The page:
A Slow And Thoughtful Garden, Designed With Functionality In Mind

This suburban family garden in Hunters Hill has been tended to by the same owners since 2004, whose stewardship oversaw planting of an excellent foundation palette over the last decade. These loving efforts of the amateur gardeners have now been built upon by landscape architect Hugh Burnett.

The clients engaged Hugh and Ballast Landscape builders to add some structure to their beloved green space, uniting the many functions of this high-use space with its lovingly nurtured character.

Sasha Gattermayr

The brief for this suburban garden in Hunters Hill was for the front and rear garden. The owners had been tending to it lovingly since 2004, but required help in structuring the layout! Photo – Brigid Arnott.

The sumptuous front garden! ‘Ruby Lace’ gleditsia (red foliage tree). Fine leaf tree is a coastal tea tree. The large leaves belong to a banksia robur (‘Old Man Banksia’) – a favourite of Hugh’s. Pink flower is justica carnea (Brazilian Plume). Left of frame: euphorbia wulfenii and kerria japonica (Bronze Fennel). Photo – Brigid Arnott.

Sandstone steppers connect the driveway to front path framed by planting of correa alba, cotyledon orbiculate and rounds of rhapiolepsis (Oriental Pink). Coastal tea tree and banksia robur in background. Photo – Brigid Arnott.

Sandstone blade walls made by Ballast Landscape. ‘Ruby Lace’ gleditsia (red foliage tree). In the foreground is euphorbia wulfenii, silver foliage of a kalanchoe beharensis and natural rounds of rhapiolepsis ‘Oriental Pink’ and correa alba. Photo – Brigid Arnott.

The rear garden Photo – Brigid Arnott.

Natural hardwood ‘matchstick’ pool fence on steel frame crafted by Ballast Landscape. Lily pilly screen hedge to rear of pool. Palms and trees in rear neighbour’s garden. Photo – Brigid Arnott.

Borrowed view of trees and large shrubs in neighbouring property. Silver foliage on left (Plectranthus argentatus) Beside a Magnolia stellate and Kerria japonica (pleniflora). Right of frame: a night-flowering cactus in a pot and native violets. Photo – Brigid Arnott.

Left of frame: Cardamom ginger (alpinia nutans) with sweet violet groundcover below. Hand shaped sandstone flagstones. Right: Variegated plectranthus + festuca below cercis (Forest Pansy). Photo – Brigid Arnott.

Canvas chairs from ici et la. Natural hardwood ‘matchstick’ pool fence on steel frame crafted by Ballast Landscape. Palms in rear neighbour’s property. Photo – Brigid Arnott.

The path creates a meandering way through the front garden up to the house. Photo – Brigid Arnott.

Dappled light making its way through the canopy leaves. Photo – Brigid Arnott.

Sasha Gattermayr
19th of February 2021

You could be the most enthusiastic gardener in the world and still need help when it comes to devising the perfect layout for a backyard. The owners of this house and garden in Hunters Hill, who have avid green thumbs themselves, decided it was time for an overhaul of their beloved family garden after more than a decade and a half, so they called in the professionals: landscape architect Hugh Burnett and builders Ballast Landscape.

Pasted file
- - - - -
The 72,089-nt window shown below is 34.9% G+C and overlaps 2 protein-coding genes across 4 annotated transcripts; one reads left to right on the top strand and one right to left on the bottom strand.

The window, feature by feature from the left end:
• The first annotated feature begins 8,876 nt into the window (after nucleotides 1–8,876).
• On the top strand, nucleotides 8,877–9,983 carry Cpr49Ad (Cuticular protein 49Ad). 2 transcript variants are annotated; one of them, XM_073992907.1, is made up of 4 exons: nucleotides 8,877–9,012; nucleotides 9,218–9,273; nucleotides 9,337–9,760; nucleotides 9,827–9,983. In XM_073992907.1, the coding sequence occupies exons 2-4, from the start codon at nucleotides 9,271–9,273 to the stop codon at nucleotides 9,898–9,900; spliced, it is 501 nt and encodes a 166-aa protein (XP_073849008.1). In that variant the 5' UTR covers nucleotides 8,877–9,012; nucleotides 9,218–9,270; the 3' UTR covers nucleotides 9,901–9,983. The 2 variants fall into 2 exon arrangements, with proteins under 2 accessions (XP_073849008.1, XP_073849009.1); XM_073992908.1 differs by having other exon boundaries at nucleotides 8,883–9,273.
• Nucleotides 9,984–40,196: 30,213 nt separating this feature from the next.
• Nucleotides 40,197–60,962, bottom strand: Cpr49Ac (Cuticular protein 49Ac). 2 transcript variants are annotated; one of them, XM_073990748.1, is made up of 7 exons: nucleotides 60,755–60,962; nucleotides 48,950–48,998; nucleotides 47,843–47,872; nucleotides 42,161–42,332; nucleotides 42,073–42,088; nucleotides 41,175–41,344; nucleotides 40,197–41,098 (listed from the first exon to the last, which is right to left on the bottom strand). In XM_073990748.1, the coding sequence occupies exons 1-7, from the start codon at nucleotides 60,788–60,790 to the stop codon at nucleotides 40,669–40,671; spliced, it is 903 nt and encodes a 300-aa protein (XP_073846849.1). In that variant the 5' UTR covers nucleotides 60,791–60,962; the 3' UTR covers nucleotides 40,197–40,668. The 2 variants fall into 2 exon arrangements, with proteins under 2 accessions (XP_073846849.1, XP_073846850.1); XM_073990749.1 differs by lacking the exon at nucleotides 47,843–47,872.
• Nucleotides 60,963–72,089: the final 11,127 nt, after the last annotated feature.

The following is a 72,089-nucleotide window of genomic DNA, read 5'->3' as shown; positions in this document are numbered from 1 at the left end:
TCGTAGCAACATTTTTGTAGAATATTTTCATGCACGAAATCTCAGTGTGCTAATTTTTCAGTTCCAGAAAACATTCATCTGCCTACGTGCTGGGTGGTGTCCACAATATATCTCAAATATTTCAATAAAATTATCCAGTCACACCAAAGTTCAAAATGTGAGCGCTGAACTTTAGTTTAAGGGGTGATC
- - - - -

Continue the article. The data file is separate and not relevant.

‘My involvement as designer was to address the challenging parts of an otherwise successful garden,’ says Hugh. ‘Credit for the planting and ‘bones’ of the garden is with the home owner and her mother, who have planted and nurtured the garden prior to my involvement.’

With the personality of the garden already established, Hugh set about creating a framework to support it. He devised a clean layout for the backyard, that would connect the various utility zones (barbeque area, cricket lawn, pool) with the areas reserved for ornamental botanicals.

‘We added an informal path of hand-shaped, open sandstone flagging that extended the gardens and allowed it to “bleed” into the lawn, avoiding a harsh and contrived edge that would awkwardly divide the garden,’ Hugh explains, noting the exquisite craftsmanship by Ballast Landscape in hand-making the sandstone pavers.

The existing planting style of the front garden was soft and organic, neatly in tune with the climate and locale. Working closely with the homeowners, Hugh made a point of retaining this character, adding native shrubs and grasses, robust perennials, succulents, and native ground covers to the mix. This created a dry garden which would survive the heat from the west-facing vantage without irrigation.

The rear garden, however, could afford to be a little juicier. An established crepe myrtle tree set the tone for the planting palette, to which Hugh added a variety of perennials like arums and hellebores to create a generous, bountiful scene. Boston ivy completes this symphony of textures as it coats the fence-line and softens the timber boundary.

Despite the many functions the garden had to facilitate (not to mention the existing plants which had been tended to for decades!) the resulting space is a harmonious haven. Hugh says it best himself, ‘The garden is a true reflection of the warm and inviting nature of the homeowners and their family.’

Click here for more projects by Hugh Burnett and here for Ballast Landscape.

Recent Gardens